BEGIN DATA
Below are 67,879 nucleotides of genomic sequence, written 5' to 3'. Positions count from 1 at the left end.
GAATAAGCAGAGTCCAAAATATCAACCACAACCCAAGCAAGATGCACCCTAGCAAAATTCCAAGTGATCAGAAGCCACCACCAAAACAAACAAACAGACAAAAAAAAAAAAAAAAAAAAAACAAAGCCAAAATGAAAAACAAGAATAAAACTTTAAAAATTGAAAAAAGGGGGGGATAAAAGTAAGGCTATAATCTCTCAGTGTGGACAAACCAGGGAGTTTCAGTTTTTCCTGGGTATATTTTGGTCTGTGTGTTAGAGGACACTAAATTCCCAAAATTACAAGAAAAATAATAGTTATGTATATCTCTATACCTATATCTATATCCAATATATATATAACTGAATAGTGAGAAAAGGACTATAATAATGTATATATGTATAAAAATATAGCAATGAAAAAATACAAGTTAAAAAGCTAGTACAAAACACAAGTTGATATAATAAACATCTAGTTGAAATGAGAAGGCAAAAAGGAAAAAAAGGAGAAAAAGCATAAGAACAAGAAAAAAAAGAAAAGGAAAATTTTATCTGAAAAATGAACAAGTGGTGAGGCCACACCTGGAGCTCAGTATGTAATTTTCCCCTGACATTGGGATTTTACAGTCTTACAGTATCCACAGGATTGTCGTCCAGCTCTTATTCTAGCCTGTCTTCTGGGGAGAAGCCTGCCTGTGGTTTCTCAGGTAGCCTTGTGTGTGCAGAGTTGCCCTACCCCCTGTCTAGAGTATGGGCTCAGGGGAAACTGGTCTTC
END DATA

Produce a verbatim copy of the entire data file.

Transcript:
Below are 67,879 nucleotides of genomic sequence, written 5' to 3'. Positions count from 1 at the left end.
GAATAAGCAGAGTCCAAAATATCAACCACAACCCAAGCAAGATGCACCCTAGCAAAATTCCAAGTGATCAGAAGCCACCACCAAAACAAACAAACAGACAAAAAAAAAAAAAAAAAAAAAACAAAGCCAAAATGAAAAACAAGAATAAAACTTTAAAAATTGAAAAAAGGGGGGGATAAAAGTAAGGCTATAATCTCTCAGTGTGGACAAACCAGGGAGTTTCAGTTTTTCCTGGGTATATTTTGGTCTGTGTGTTAGAGGACACTAAATTCCCAAAATTACAAGAAAAATAATAGTTATGTATATCTCTATACCTATATCTATATCCAATATATATATAACTGAATAGTGAGAAAAGGACTATAATAATGTATATATGTATAAAAATATAGCAATGAAAAAATACAAGTTAAAAAGCTAGTACAAAACACAAGTTGATATAATAAACATCTAGTTGAAATGAGAAGGCAAAAAGGAAAAAAAGGAGAAAAAGCATAAGAACAAGAAAAAAAAGAAAAGGAAAATTTTATCTGAAAAATGAACAAGTGGTGAGGCCACACCTGGAGCTCAGTATGTAATTTTCCCCTGACATTGGGATTTTACAGTCTTACAGTATCCACAGGATTGTCGTCCAGCTCTTATTCTAGCCTGTCTTCTGGGGAGAAGCCTGCCTGTGGTTTCTCAGGTAGCCTTGTGTGTGCAGAGTTGCCCTACCCCCTGTCTAGAGTATGGGCTCAGGGGAAACTGGTCTTC